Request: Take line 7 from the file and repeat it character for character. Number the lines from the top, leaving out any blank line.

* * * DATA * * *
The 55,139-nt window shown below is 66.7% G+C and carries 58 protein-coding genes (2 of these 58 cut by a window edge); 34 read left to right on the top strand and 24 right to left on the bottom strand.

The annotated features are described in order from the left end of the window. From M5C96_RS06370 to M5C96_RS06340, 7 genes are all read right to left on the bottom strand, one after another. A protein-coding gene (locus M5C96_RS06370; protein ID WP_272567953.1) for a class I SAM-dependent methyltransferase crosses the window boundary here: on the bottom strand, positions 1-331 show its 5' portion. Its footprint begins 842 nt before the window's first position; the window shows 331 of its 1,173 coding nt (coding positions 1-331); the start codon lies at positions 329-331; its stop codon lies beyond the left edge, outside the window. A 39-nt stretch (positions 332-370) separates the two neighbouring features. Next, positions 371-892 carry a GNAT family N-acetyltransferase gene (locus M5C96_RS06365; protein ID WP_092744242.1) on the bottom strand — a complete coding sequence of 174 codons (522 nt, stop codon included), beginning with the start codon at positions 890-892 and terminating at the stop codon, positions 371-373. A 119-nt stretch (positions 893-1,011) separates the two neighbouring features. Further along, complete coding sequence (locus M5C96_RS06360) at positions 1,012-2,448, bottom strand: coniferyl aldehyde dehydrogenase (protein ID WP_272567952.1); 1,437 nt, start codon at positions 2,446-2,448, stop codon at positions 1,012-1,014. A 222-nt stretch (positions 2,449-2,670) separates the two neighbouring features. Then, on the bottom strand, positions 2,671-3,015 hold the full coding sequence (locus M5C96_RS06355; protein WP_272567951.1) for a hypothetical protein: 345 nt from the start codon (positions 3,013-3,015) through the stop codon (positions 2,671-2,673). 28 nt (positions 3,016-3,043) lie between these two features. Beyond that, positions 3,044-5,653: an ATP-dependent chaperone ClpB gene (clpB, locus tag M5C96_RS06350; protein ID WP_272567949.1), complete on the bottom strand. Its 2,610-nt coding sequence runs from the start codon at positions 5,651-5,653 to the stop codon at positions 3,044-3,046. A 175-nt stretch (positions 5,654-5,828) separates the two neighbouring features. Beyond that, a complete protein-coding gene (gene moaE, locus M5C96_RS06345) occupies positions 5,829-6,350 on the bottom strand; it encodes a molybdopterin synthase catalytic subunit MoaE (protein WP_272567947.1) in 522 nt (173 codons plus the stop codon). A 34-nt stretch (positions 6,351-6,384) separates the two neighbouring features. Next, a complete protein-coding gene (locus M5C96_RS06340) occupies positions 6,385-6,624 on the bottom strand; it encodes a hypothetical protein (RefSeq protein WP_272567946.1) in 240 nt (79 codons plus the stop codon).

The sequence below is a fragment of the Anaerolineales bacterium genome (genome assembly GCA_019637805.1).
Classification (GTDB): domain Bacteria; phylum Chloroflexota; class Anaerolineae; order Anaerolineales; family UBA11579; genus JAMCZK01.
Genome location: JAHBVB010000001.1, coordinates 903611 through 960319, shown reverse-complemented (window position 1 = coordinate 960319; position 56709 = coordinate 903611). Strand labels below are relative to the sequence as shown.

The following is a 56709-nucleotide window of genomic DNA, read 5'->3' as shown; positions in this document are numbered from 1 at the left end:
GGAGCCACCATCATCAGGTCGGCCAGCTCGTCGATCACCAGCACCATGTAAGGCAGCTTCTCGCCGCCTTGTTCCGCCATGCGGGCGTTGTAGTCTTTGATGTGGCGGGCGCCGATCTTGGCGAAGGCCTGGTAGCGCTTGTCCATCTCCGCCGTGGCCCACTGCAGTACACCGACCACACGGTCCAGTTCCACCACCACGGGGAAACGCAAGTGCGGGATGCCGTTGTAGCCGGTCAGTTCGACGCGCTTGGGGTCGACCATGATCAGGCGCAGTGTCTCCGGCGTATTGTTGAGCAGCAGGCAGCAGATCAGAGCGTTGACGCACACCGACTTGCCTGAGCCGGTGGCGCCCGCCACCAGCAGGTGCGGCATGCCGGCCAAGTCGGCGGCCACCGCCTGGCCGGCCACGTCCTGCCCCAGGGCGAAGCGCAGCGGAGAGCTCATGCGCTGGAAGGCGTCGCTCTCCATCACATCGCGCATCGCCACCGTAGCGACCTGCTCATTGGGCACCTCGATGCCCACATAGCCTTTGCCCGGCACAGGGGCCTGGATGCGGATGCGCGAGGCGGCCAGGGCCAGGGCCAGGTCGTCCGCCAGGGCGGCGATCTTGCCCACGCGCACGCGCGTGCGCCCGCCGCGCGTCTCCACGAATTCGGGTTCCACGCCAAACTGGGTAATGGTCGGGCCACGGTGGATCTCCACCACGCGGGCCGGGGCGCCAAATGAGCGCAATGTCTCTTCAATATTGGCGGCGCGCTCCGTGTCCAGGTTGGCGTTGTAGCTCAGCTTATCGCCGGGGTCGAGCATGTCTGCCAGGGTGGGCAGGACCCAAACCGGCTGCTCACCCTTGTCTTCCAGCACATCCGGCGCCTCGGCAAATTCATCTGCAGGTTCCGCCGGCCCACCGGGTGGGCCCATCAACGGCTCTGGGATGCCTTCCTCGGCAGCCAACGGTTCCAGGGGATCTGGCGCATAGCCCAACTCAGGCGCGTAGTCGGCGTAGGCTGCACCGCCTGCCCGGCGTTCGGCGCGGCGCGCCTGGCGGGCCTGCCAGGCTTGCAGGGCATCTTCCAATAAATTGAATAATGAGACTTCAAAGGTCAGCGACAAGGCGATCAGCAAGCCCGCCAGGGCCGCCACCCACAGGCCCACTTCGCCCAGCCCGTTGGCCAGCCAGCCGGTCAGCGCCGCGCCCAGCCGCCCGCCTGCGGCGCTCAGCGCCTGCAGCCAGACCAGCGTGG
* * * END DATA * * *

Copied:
GGAGCCACCATCATCAGGTCGGCCAGCTCGTCGATCACCAGCACCATGTAAGGCAGCTTCTCGCCGCCTTGTTCCGCCATGCGGGCGTTGTAGTCTTTGATGTGGCGGGCGCCGATCTTGGCGAAGGCCTGGTAGCGCTTGTCCATCTCCGCCGTGGCCCACTGCAGTACACCGACCACACGGTCCAGTTCCACCACCACGGGGAAACGCAAGTGCGGGATGCCGTTGTAGCCGGTCAGTTCGACGCGCTTGGGGTCGACCATGATCAGGCGCAGTGTCTCCGGCGTATTGTTGAGCAGCAGGCAGCAGATCAGAGCGTTGACGCACACCGACTTGCCTGAGCCGGTGGCGCCCGCCACCAGCAGGTGCGGCATGCCGGCCAAGTCGGCGGCCACCGCCTGGCCGGCCACGTCCTGCCCCAGGGCGAAGCGCAGCGGAGAGCTCATGCGCTGGAAGGCGTCGCTCTCCATCACATCGCGCATCGCCACCGTAGCGACCTGCTCATTGGGCACCTCGATGCCCACATAGCCTTTGCCCGGCACAGGGGCCTGGATGCGGATGCGCGAGGCGGCCAGGGCCAGGGCCAGGTCGTCCGCCAGGGCGGCGATCTTGCCCACGCGCACGCGCGTGCGCCCGCCGCGCGTCTCCACGAATTCGGGTTCCACGCCAAACTGGGTAATGGTCGGGCCACGGTGGATCTCCACCACGCGGGCCGGGGCGCCAAATGAGCGCAATGTCTCTTCAATATTGGCGGCGCGCTCCGTGTCCAGGTTGGCGTTGTAGCTCAGCTTATCGCCGGGGTCGAGCATGTCTGCCAGGGTGGGCAGGACCCAAACCGGCTGCTCACCCTTGTCTTCCAGCACATCCGGCGCCTCGGCAAATTCATCTGCAGGTTCCGCCGGCCCACCGGGTGGGCCCATCAACGGCTCTGGGATGCCTTCCTCGGCAGCCAACGGTTCCAGGGGATCTGGCGCATAGCCCAACTCAGGCGCGTAGTCGGCGTAGGCTGCACCGCCTGCCCGGCGTTCGGCGCGGCGCGCCTGGCGGGCCTGCCAGGCTTGCAGGGCATCTTCCAATAAATTGAATAATGAGACTTCAAAGGTCAGCGACAAGGCGATCAGCAAGCCCGCCAGGGCCGCCACCCACAGGCCCACTTCGCCCAGCCCGTTGGCCAGCCAGCCGGTCAGCGCCGCGCCCAGCCGCCCGCCTGCGGCGCTCAGCGCCTGCAGCCAGACCAGCGTGG